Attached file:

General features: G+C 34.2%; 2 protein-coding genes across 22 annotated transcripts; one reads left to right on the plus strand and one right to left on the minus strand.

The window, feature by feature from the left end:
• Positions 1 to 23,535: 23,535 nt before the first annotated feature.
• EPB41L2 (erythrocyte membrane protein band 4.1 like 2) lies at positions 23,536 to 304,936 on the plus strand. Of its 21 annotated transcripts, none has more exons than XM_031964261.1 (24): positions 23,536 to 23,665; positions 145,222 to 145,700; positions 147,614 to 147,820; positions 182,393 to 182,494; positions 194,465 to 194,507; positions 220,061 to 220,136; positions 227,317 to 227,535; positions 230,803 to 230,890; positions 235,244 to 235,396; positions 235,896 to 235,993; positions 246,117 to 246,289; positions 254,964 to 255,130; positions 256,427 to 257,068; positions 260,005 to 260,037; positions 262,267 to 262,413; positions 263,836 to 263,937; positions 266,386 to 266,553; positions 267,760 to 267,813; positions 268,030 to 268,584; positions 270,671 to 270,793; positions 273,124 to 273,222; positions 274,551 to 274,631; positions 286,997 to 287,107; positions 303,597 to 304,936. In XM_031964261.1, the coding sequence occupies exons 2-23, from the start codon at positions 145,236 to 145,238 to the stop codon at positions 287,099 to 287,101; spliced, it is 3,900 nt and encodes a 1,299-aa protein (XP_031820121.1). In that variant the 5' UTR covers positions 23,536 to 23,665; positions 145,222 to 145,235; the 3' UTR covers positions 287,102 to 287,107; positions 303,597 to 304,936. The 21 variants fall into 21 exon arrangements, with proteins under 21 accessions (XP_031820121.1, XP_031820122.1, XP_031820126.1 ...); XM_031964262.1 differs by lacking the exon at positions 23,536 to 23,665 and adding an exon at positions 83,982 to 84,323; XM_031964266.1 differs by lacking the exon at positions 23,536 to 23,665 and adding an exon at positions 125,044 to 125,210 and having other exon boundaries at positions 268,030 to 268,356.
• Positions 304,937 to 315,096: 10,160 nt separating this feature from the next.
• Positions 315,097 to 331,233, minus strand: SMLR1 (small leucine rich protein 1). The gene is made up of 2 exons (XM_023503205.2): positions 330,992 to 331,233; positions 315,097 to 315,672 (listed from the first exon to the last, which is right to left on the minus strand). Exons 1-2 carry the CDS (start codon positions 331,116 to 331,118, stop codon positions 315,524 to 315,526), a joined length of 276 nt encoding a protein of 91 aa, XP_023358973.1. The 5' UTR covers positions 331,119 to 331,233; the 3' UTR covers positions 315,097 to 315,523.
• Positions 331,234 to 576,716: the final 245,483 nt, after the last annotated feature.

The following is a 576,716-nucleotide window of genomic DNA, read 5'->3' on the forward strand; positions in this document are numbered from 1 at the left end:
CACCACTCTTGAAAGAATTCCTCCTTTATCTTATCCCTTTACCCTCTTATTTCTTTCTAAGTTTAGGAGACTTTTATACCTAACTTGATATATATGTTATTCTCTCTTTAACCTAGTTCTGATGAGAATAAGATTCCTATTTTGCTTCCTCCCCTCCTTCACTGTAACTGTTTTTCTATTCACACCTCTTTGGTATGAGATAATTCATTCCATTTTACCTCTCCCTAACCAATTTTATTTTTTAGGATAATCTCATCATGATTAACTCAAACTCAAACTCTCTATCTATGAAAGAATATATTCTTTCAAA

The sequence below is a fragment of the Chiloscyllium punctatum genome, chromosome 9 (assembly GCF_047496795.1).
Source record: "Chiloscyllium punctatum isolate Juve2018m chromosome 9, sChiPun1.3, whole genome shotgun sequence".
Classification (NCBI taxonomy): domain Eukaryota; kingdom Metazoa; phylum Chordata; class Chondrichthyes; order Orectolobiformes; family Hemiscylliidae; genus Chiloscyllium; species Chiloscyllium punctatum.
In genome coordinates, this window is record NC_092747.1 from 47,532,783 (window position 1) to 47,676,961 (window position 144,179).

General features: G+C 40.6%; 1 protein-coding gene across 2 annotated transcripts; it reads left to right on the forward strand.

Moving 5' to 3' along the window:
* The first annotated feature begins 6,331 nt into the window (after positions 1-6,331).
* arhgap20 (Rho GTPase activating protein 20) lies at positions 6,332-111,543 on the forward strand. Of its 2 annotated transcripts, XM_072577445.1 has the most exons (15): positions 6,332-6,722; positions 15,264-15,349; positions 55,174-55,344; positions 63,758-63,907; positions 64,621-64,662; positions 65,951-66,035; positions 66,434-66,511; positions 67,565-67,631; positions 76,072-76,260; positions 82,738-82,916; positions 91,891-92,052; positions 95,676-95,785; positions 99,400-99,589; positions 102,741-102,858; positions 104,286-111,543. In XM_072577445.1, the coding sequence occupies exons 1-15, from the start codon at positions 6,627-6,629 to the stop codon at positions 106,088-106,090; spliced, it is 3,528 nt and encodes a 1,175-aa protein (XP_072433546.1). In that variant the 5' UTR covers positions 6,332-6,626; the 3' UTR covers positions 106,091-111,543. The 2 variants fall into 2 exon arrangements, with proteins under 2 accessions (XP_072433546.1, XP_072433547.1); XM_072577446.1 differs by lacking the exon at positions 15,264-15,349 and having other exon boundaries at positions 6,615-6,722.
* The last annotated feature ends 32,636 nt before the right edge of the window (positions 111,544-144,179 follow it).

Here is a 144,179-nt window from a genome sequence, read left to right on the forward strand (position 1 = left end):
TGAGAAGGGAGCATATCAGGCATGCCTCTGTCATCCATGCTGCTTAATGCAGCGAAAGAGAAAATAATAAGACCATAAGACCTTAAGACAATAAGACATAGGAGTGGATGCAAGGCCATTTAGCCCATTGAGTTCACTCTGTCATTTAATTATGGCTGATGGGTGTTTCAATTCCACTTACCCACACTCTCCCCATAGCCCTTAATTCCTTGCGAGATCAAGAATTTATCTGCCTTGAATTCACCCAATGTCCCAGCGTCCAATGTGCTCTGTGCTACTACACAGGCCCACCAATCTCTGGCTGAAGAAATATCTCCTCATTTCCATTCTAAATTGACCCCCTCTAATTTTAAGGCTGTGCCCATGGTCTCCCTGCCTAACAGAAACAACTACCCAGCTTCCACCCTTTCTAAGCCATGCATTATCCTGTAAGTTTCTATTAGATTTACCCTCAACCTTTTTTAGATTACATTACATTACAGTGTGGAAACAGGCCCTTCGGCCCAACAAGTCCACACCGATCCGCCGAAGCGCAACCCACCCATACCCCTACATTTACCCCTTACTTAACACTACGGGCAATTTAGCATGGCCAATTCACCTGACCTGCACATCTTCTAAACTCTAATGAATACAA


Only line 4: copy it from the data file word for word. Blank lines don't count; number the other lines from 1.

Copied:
• EPB41L2 (erythrocyte membrane protein band 4.1 like 2) lies at positions 23,536 to 304,936 on the plus strand. Of its 21 annotated transcripts, none has more exons than XM_031964261.1 (24): positions 23,536 to 23,665; positions 145,222 to 145,700; positions 147,614 to 147,820; positions 182,393 to 182,494; positions 194,465 to 194,507; positions 220,061 to 220,136; positions 227,317 to 227,535; positions 230,803 to 230,890; positions 235,244 to 235,396; positions 235,896 to 235,993; positions 246,117 to 246,289; positions 254,964 to 255,130; positions 256,427 to 257,068; positions 260,005 to 260,037; positions 262,267 to 262,413; positions 263,836 to 263,937; positions 266,386 to 266,553; positions 267,760 to 267,813; positions 268,030 to 268,584; positions 270,671 to 270,793; positions 273,124 to 273,222; positions 274,551 to 274,631; positions 286,997 to 287,107; positions 303,597 to 304,936. In XM_031964261.1, the coding sequence occupies exons 2-23, from the start codon at positions 145,236 to 145,238 to the stop codon at positions 287,099 to 287,101; spliced, it is 3,900 nt and encodes a 1,299-aa protein (XP_031820121.1). In that variant the 5' UTR covers positions 23,536 to 23,665; positions 145,222 to 145,235; the 3' UTR covers positions 287,102 to 287,107; positions 303,597 to 304,936. The 21 variants fall into 21 exon arrangements, with proteins under 21 accessions (XP_031820121.1, XP_031820122.1, XP_031820126.1 ...); XM_031964262.1 differs by lacking the exon at positions 23,536 to 23,665 and adding an exon at positions 83,982 to 84,323; XM_031964266.1 differs by lacking the exon at positions 23,536 to 23,665 and adding an exon at positions 125,044 to 125,210 and having other exon boundaries at positions 268,030 to 268,356.